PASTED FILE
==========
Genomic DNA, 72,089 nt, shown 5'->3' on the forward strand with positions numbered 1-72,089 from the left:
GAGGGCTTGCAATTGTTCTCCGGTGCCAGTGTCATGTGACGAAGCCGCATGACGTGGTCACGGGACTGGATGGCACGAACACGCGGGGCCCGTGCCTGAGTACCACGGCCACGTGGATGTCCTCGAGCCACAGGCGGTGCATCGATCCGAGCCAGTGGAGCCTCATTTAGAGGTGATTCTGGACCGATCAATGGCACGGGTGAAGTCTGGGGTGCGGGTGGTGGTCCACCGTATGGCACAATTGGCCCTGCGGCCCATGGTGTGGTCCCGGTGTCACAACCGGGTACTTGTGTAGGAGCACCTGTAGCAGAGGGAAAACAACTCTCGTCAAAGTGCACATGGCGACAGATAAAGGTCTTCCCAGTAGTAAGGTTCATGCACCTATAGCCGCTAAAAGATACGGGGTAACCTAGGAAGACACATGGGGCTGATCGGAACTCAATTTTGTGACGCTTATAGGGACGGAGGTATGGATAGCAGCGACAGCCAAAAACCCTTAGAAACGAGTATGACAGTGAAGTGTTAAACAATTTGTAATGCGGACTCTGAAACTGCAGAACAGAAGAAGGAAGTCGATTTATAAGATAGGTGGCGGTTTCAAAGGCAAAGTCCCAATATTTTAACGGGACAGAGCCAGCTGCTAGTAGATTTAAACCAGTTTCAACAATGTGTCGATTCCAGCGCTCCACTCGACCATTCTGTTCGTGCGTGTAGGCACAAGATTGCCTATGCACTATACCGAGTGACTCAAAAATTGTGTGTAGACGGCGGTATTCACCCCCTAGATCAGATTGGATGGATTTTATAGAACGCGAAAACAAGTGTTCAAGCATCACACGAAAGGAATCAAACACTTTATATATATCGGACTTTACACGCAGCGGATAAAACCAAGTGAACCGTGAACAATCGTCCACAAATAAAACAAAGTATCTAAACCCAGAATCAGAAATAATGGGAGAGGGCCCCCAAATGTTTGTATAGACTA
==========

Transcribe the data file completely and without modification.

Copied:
Genomic DNA, 72,089 nt, shown 5'->3' on the forward strand with positions numbered 1-72,089 from the left:
GAGGGCTTGCAATTGTTCTCCGGTGCCAGTGTCATGTGACGAAGCCGCATGACGTGGTCACGGGACTGGATGGCACGAACACGCGGGGCCCGTGCCTGAGTACCACGGCCACGTGGATGTCCTCGAGCCACAGGCGGTGCATCGATCCGAGCCAGTGGAGCCTCATTTAGAGGTGATTCTGGACCGATCAATGGCACGGGTGAAGTCTGGGGTGCGGGTGGTGGTCCACCGTATGGCACAATTGGCCCTGCGGCCCATGGTGTGGTCCCGGTGTCACAACCGGGTACTTGTGTAGGAGCACCTGTAGCAGAGGGAAAACAACTCTCGTCAAAGTGCACATGGCGACAGATAAAGGTCTTCCCAGTAGTAAGGTTCATGCACCTATAGCCGCTAAAAGATACGGGGTAACCTAGGAAGACACATGGGGCTGATCGGAACTCAATTTTGTGACGCTTATAGGGACGGAGGTATGGATAGCAGCGACAGCCAAAAACCCTTAGAAACGAGTATGACAGTGAAGTGTTAAACAATTTGTAATGCGGACTCTGAAACTGCAGAACAGAAGAAGGAAGTCGATTTATAAGATAGGTGGCGGTTTCAAAGGCAAAGTCCCAATATTTTAACGGGACAGAGCCAGCTGCTAGTAGATTTAAACCAGTTTCAACAATGTGTCGATTCCAGCGCTCCACTCGACCATTCTGTTCGTGCGTGTAGGCACAAGATTGCCTATGCACTATACCGAGTGACTCAAAAATTGTGTGTAGACGGCGGTATTCACCCCCTAGATCAGATTGGATGGATTTTATAGAACGCGAAAACAAGTGTTCAAGCATCACACGAAAGGAATCAAACACTTTATATATATCGGACTTTACACGCAGCGGATAAAACCAAGTGAACCGTGAACAATCGTCCACAAATAAAACAAAGTATCTAAACCCAGAATCAGAAATAATGGGAGAGGGCCCCCAAATGTTTGTATAGACTA